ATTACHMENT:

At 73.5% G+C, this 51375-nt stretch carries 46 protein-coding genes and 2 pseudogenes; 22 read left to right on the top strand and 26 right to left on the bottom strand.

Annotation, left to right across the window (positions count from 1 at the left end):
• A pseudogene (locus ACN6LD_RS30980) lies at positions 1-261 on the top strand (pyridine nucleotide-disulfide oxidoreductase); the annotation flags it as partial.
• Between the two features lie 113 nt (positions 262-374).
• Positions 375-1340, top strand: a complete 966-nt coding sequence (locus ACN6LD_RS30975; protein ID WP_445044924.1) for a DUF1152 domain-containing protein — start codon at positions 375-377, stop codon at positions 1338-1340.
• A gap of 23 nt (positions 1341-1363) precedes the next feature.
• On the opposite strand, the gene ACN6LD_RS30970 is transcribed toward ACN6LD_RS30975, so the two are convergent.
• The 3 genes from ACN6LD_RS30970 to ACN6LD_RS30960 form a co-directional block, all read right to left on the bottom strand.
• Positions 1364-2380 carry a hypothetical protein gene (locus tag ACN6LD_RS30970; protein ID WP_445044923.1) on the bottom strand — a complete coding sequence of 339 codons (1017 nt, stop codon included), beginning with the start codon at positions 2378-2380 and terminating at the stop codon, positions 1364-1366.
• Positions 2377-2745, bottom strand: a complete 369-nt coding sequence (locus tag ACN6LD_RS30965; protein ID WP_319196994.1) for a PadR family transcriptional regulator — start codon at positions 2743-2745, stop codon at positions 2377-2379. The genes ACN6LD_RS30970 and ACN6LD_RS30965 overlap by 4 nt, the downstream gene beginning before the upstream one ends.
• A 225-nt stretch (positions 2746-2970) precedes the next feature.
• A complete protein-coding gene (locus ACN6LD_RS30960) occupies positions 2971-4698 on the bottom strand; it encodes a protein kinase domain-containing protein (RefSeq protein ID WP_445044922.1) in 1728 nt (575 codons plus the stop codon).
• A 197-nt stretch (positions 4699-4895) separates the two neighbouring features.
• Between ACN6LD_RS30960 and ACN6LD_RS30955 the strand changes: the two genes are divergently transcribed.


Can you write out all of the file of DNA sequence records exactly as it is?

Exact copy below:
At 73.5% G+C, this 51375-nt stretch carries 46 protein-coding genes and 2 pseudogenes; 22 read left to right on the top strand and 26 right to left on the bottom strand.

Annotation, left to right across the window (positions count from 1 at the left end):
• A pseudogene (locus ACN6LD_RS30980) lies at positions 1-261 on the top strand (pyridine nucleotide-disulfide oxidoreductase); the annotation flags it as partial.
• Between the two features lie 113 nt (positions 262-374).
• Positions 375-1340, top strand: a complete 966-nt coding sequence (locus ACN6LD_RS30975; protein ID WP_445044924.1) for a DUF1152 domain-containing protein — start codon at positions 375-377, stop codon at positions 1338-1340.
• A gap of 23 nt (positions 1341-1363) precedes the next feature.
• On the opposite strand, the gene ACN6LD_RS30970 is transcribed toward ACN6LD_RS30975, so the two are convergent.
• The 3 genes from ACN6LD_RS30970 to ACN6LD_RS30960 form a co-directional block, all read right to left on the bottom strand.
• Positions 1364-2380 carry a hypothetical protein gene (locus tag ACN6LD_RS30970; protein ID WP_445044923.1) on the bottom strand — a complete coding sequence of 339 codons (1017 nt, stop codon included), beginning with the start codon at positions 2378-2380 and terminating at the stop codon, positions 1364-1366.
• Positions 2377-2745, bottom strand: a complete 369-nt coding sequence (locus tag ACN6LD_RS30965; protein ID WP_319196994.1) for a PadR family transcriptional regulator — start codon at positions 2743-2745, stop codon at positions 2377-2379. The genes ACN6LD_RS30970 and ACN6LD_RS30965 overlap by 4 nt, the downstream gene beginning before the upstream one ends.
• A 225-nt stretch (positions 2746-2970) precedes the next feature.
• A complete protein-coding gene (locus ACN6LD_RS30960) occupies positions 2971-4698 on the bottom strand; it encodes a protein kinase domain-containing protein (RefSeq protein ID WP_445044922.1) in 1728 nt (575 codons plus the stop codon).
• A 197-nt stretch (positions 4699-4895) separates the two neighbouring features.
• Between ACN6LD_RS30960 and ACN6LD_RS30955 the strand changes: the two genes are divergently transcribed.